Travel: Mackinac Island
Motor vehicles are banned on Mackinac Island. So the only ways to get around are by bicycle, on foot -- or in horse-drawn carriages. Uploaded by planetware.com.
First, let’s make sure to get the pronunciation right. Call it MAK-in-aw. Mackinac Island is located in Lake Huron, in the straits between Michigan’s Upper and Lower Peninsulas. It’s not large at all, only 3.8 square miles. Eighty percent of the island is reserved as Mackinac Island State Park. And here’s the thing that probably sets it apart more than anything else – no motor vehicles (except for emergency and service vehicles) are permitted on the island.
As a result, Mackinac Island has a slower pace that’s centered around horses. If you want to get around the island, you’ll either engage a tour carriage, take a private carriage with driver, or rent your own carriage during your visit. Or if you prefer a more energetic choice, bicycles are available (and so is walking).
The whole island has been designated as a National Historic Landmark. Its history goes back to Native American tribes, who used the island as a meeting place following long winters. In the 1600s, French traders and Jesuit missionaries came to the island along with the fur trade, which dominated Mackinac Island for 150 years. In the late 1800s, folks found what a beautiful and relaxing place the island could be, and tourism became an economic mainstay. Wealthy businessmen built large hotels for the public, and Victorian mansions for themselves.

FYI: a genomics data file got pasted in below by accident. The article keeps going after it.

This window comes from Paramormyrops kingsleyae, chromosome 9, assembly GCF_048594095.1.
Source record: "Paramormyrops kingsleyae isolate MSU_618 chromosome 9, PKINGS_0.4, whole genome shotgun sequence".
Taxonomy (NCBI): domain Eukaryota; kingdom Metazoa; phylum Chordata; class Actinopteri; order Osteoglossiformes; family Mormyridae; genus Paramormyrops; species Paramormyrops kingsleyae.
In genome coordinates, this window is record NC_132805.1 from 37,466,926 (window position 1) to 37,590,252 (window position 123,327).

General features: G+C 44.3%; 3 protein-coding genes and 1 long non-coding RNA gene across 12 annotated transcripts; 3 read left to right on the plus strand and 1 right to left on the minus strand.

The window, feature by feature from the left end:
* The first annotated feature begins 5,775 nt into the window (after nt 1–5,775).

The Grand Hotel. Uploaded by mackinacisland.org.
Today, you can enjoy a visit to one of the island’s many resorts, hotels, bed and breakfasts, historic inns, and rental cottages. Maybe you’ll choose the Grand Hotel, which certainly lives up to its name. You can visit downtown where there’s a wide variety of well-regarded restaurants and interesting shopping.
And maybe you’ll buy some fudge. Don’t laugh. Mackinac Island may be the fudge capital of the United States, with a half dozen shops devoted to the rich confection. In fact, you may hear yourself referred to as a “fudgie” while you’re in town. It’s a local term used to describe tourists, many of whom won’t leave without taking some gourmet fudge back home. Don’t be offended, though; they say it’s a word used with affection. That’s what they say, at least…
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